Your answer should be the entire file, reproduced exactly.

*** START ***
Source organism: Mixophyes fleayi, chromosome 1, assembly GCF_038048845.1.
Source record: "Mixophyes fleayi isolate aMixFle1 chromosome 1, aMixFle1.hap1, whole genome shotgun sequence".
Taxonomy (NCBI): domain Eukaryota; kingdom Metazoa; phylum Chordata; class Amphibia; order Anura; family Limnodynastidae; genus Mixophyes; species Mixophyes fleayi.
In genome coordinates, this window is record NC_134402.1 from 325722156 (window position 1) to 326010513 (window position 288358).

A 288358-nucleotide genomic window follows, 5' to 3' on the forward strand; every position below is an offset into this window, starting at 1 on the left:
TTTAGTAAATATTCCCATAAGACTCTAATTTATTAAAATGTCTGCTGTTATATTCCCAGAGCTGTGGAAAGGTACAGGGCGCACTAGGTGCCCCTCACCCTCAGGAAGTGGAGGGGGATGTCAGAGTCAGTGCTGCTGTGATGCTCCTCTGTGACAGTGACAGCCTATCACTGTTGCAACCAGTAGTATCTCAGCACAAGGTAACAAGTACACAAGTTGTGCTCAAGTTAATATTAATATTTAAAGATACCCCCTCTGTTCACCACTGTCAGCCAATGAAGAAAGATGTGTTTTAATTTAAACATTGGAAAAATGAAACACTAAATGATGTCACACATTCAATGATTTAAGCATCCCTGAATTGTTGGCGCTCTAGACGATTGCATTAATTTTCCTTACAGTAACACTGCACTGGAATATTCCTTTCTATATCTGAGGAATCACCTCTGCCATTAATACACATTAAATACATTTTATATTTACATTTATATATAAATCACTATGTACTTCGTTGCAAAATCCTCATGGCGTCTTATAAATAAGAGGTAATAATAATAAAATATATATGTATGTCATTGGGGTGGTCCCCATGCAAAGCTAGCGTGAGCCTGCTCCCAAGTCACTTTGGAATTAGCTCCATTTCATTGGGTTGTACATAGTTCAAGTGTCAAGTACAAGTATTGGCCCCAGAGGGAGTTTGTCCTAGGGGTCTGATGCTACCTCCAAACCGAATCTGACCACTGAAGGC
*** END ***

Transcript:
Source organism: Mixophyes fleayi, chromosome 1, assembly GCF_038048845.1.
Source record: "Mixophyes fleayi isolate aMixFle1 chromosome 1, aMixFle1.hap1, whole genome shotgun sequence".
Taxonomy (NCBI): domain Eukaryota; kingdom Metazoa; phylum Chordata; class Amphibia; order Anura; family Limnodynastidae; genus Mixophyes; species Mixophyes fleayi.
In genome coordinates, this window is record NC_134402.1 from 325722156 (window position 1) to 326010513 (window position 288358).

A 288358-nucleotide genomic window follows, 5' to 3' on the forward strand; every position below is an offset into this window, starting at 1 on the left:
TTTAGTAAATATTCCCATAAGACTCTAATTTATTAAAATGTCTGCTGTTATATTCCCAGAGCTGTGGAAAGGTACAGGGCGCACTAGGTGCCCCTCACCCTCAGGAAGTGGAGGGGGATGTCAGAGTCAGTGCTGCTGTGATGCTCCTCTGTGACAGTGACAGCCTATCACTGTTGCAACCAGTAGTATCTCAGCACAAGGTAACAAGTACACAAGTTGTGCTCAAGTTAATATTAATATTTAAAGATACCCCCTCTGTTCACCACTGTCAGCCAATGAAGAAAGATGTGTTTTAATTTAAACATTGGAAAAATGAAACACTAAATGATGTCACACATTCAATGATTTAAGCATCCCTGAATTGTTGGCGCTCTAGACGATTGCATTAATTTTCCTTACAGTAACACTGCACTGGAATATTCCTTTCTATATCTGAGGAATCACCTCTGCCATTAATACACATTAAATACATTTTATATTTACATTTATATATAAATCACTATGTACTTCGTTGCAAAATCCTCATGGCGTCTTATAAATAAGAGGTAATAATAATAAAATATATATGTATGTCATTGGGGTGGTCCCCATGCAAAGCTAGCGTGAGCCTGCTCCCAAGTCACTTTGGAATTAGCTCCATTTCATTGGGTTGTACATAGTTCAAGTGTCAAGTACAAGTATTGGCCCCAGAGGGAGTTTGTCCTAGGGGTCTGATGCTACCTCCAAACCGAATCTGACCACTGAAGGC